On first introduction, Evelina Tshabalala's firm handshake is the perfect predictor of her personality - strong, assured and determined. On further investigation, this assessment is resolutely confirmed. Every element of her story indicates a character that is constantly striving to improve upon herself, break her own records and achieve her own ambitious goals. And there is never a doubt that she will triumph.
In 1985 Evelina decided to become a runner. She is now an accomplished marathon competitor. In 2005 she decided to climb mountains. She summited Kilimanjaro recently and plans to climb Aconcagua. These are two of the world's Seven Summits, a term given to the highest mountain on each continent. Evelina aims to summit each of these peaks by 2008, ending in Everest. She wants to be the first black woman in the world to reach the highest point in the world. A challenge that is only fitting for this remarkable woman. What will make this achievement even more remarkable is that Evelina is HIV positive, this means she will also be the first HIV positive person to have summited Mt Everest.
Evelina Nokufa Tshabalala was born in 1965 on a farm near Harrismith. She and her seven siblings lived there with her parents where members of her family had been farmworkers for four previous generations. After completing her Grade 6 at the Harrismith Loskop School, Evelina and her family moved to Bergville in Natal. There she gave birth to her first son, Doctor. Soon after having Doctor, at the age of seventeen, Evelina became a domestic worker in Durban.
In 1985, when she turned 20, Evelina made two of the biggest and most important decisions of her life. She moved to Cape Town and she began running. She remembers the first day she ran competitively: "I ran a 10km race in Sea Point and later that day, I ran another 5 km race in Pinelands. I won them both." Inspired to start training as a marathon runner by South African sporting icon Zola Budd, a barefoot Evelina astounded her peers and her trainer, winning her first two races, on the same day.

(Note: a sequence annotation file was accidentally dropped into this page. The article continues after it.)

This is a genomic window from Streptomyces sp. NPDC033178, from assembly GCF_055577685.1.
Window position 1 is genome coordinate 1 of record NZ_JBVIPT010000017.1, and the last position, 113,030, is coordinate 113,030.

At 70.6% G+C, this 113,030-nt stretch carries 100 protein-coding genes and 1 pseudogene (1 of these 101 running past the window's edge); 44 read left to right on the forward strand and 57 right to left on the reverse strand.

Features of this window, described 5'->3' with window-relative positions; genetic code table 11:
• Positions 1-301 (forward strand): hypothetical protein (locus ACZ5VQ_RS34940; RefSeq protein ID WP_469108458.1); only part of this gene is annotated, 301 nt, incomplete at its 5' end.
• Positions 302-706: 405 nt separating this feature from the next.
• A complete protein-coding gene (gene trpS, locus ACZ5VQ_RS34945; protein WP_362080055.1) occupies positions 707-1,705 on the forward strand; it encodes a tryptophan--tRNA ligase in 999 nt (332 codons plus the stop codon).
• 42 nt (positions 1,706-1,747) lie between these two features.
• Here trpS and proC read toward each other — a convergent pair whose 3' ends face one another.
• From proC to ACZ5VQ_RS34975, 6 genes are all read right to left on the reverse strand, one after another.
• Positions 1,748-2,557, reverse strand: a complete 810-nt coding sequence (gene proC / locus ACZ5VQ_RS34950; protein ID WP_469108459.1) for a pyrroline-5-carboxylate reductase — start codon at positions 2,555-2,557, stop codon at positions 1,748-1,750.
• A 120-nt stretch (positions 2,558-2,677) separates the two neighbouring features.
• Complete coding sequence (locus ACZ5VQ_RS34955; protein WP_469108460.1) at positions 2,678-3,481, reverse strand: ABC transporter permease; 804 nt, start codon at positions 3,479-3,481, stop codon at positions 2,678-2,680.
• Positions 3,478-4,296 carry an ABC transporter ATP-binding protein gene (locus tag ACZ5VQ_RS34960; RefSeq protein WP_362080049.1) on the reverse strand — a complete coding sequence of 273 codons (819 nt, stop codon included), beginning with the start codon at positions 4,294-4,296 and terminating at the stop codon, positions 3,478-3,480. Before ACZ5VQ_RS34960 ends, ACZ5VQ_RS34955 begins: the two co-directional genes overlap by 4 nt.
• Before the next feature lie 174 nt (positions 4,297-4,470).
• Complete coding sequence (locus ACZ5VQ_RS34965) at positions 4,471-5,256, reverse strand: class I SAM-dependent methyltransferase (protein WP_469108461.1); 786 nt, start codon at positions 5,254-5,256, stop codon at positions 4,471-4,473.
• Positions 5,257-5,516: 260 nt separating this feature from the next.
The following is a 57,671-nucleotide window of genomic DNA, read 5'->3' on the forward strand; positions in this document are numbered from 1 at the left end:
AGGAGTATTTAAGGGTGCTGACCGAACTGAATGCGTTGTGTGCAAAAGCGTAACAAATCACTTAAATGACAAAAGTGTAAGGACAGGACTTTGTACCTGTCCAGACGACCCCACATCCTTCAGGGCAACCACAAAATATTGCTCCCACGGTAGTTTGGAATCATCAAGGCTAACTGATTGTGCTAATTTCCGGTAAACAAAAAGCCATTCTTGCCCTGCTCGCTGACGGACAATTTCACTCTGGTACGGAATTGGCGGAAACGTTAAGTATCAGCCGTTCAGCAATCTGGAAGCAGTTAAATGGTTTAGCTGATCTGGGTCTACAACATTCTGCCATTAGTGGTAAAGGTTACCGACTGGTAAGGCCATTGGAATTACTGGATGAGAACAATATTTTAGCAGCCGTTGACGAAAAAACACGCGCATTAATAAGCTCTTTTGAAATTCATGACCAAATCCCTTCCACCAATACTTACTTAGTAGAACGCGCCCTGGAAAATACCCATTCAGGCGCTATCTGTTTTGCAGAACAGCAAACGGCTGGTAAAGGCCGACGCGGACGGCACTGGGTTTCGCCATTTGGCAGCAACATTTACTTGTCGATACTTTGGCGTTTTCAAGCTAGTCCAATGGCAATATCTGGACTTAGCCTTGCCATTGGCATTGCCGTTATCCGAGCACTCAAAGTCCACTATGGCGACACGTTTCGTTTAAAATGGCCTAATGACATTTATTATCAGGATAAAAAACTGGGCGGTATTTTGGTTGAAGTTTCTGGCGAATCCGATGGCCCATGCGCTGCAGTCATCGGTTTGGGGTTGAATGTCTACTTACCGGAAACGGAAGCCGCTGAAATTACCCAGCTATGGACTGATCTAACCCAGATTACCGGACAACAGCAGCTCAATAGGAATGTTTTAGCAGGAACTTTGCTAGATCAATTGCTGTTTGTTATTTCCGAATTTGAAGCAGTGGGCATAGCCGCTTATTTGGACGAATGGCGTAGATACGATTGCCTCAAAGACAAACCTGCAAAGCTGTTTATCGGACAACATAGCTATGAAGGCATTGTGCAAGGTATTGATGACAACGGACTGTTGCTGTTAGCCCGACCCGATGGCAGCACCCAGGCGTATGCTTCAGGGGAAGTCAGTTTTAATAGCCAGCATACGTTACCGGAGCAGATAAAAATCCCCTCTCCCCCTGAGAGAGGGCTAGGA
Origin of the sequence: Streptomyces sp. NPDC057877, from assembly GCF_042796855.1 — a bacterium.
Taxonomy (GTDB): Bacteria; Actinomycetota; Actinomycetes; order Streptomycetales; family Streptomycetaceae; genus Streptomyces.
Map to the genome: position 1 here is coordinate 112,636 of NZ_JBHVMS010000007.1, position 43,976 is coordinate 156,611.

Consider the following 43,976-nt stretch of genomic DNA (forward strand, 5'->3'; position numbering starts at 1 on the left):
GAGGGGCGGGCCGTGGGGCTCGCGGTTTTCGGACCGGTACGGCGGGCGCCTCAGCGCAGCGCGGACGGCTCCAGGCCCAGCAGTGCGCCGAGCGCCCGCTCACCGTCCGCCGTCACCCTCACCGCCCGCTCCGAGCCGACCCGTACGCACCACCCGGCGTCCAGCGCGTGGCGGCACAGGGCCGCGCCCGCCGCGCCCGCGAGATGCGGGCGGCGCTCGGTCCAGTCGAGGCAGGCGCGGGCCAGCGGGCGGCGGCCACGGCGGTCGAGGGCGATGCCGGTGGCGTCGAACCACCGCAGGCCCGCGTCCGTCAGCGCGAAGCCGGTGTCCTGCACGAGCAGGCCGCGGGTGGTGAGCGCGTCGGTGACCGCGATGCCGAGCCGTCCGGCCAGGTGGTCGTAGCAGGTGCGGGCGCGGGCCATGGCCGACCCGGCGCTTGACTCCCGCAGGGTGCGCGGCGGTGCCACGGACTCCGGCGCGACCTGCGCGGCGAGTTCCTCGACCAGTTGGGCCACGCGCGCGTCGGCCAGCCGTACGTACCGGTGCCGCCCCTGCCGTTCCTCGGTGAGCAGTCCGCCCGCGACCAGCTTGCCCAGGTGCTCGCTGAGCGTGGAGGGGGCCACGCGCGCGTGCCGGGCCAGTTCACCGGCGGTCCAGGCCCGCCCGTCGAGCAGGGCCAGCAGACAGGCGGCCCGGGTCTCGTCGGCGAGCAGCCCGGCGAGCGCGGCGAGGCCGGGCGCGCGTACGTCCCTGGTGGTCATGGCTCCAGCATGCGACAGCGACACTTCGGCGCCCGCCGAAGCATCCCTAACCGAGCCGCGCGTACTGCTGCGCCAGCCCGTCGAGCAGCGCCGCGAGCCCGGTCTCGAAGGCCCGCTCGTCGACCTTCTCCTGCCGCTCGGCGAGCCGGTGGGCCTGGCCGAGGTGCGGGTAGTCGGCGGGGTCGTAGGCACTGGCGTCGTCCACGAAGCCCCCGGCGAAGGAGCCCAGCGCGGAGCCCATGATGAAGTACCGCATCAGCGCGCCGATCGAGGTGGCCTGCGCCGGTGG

For almost twenty years whilst working as a cleaner first at Pick 'n Pay and then at Spar, Evelina never stopped running. She continued her training even through the arrival of her second son, Emmanuel. In 1994, Evelina realised a life-long dream and ran the London marathon where she came in at an astonishing twenty fifth place. Surviving a car accident in 1997 and the tragic death of her son Emannuel in 2003, her ability to transform struggle into energy and focus carried Evelina to where she is now - poised to be the first black woman to summit Everest.
The quest to ascend the Seven Summits is part of a ground breaking project called Isicongo. This project will see Evelina and her great friends and fellow runners, Zuki Matamo and Nomawethu Nika traveling the world, tackling some of the highest mountains and becoming the next South African sporting icons.
Having completed the first leg of the journey, Kilimanjaro, Evelina is clear on her goals and certain of her success. "When I was near the top of Kili, I began to get very tired. My water was frozen, my feet were frozen and my legs felt heavy. I had to talk to myself and focus my thoughts. I thought about all my family, living and dead, and willed them to help me. I imagined the pride I would feel when I reached the top. Eventually I got there," says Evelina. She is only excited, not intimidated, by what lies ahead. Having recently met her ultimate role model, Nelson Mandela, Evelina Tshabalala feels that she already has everything she needs to make this project a success. She also summitted Aconcagua on 26 February 2007.